McLaughlin also convinced the wineries to submit samples and would do big drop-offs toWine Spectator for review. She explained that points really mattered at that time and the wines ranged from scores in the low 80s to 91 and 92 points. “You can see a wave of improvement from vintage to vintage and can see the growth of the area with people coming in. It was about telling the story and we had the raw ingredients. It was a matter of packaging and selling.” And that is what McLaughlin did. The Finger Lakes has received numerous accolades, including being named a Top 10 Worldwide Wine Destination byWine Enthusiast and a Top Wine Destination in the U.S. by TripAdvisor.com.
After more than six years of commuting between Connecticut and Upstate New York, it was wearing on McLaughlin. Her husband did not want to move the family to Upstate New York and the three boys were getting older and needed her around more. McLaughlin began looking for a new position that would be in a location that would work for her family. She was offered the job in 2013 with the Santa Barbara Vintners Association and the family happily agreed to move west.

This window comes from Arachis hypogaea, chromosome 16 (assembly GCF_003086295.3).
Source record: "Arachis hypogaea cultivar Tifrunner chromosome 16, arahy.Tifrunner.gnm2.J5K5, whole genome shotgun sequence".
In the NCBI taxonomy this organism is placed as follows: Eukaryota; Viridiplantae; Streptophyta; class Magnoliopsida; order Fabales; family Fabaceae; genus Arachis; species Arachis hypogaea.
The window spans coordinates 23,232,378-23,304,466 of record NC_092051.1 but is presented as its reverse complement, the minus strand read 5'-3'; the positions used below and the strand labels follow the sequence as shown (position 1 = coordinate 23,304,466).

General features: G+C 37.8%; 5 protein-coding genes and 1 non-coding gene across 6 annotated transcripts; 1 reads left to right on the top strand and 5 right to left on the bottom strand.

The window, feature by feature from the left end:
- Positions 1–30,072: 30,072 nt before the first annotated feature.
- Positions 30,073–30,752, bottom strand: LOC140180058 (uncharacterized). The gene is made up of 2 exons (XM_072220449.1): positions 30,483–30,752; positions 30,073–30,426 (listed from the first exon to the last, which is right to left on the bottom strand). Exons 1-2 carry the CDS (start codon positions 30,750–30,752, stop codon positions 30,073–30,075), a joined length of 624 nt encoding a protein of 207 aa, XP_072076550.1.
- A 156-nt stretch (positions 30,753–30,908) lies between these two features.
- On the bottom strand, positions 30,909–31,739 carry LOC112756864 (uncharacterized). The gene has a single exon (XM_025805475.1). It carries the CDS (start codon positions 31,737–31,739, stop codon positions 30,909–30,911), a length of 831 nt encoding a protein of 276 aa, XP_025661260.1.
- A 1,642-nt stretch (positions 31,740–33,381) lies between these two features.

The Santa Barbara Vintners Association was founded in 1983 and, as an outsider, McLaughlin saw a lot of similarities with the Finger Lakes. She was familiar with California wines but not with Santa Barbara wines. There had been the “Sideways phenomenon” but people on the east coast did not know the movie took place in Santa Barbara. McLaughlin came to the region with fresh eyes and with the perspective of an east coast wine consumer. She saw the opportunity for a story that needed to be told better and had fresh ideas to try. “I was excited to focus on wine in Santa Barbara. It was an established region but lesser known.” But the association in Santa Barbara was also quite different from the Finger Lakes. In the Finger Lakes, the focus of the association was on wine tourism but in Santa Barbara it is a wine association, exclusively focused on wine.
In the three years that McLaughlin has been in Santa Barbara, she has seen a return to consumer interest in higher-end wines, particularly pinot noir. There is also a new sense of discovery for chardonnay. Although Santa Barbara is still a small region and less known, it is well-positioned as one of the regions for this sense of rediscovery. McLaughlin is also working very closely with the local tourism office to encourage people to think of Santa Barbara for its wine, along with its beaches and luxury lifestyle.
While targeting the marketing and messaging of Santa Barbara wines to the consumer, McLaughlin is also focusing on better communication between the region and appointed and elected officials. “There is a disconnect amongst people. There is an idea that you can grow and make wine but not sell it. If wineries cannot sell their product, then you are putting the sustainability of your region in jeopardy. We need to do a better job communicating the nuance and complexity of growing and selling wine.”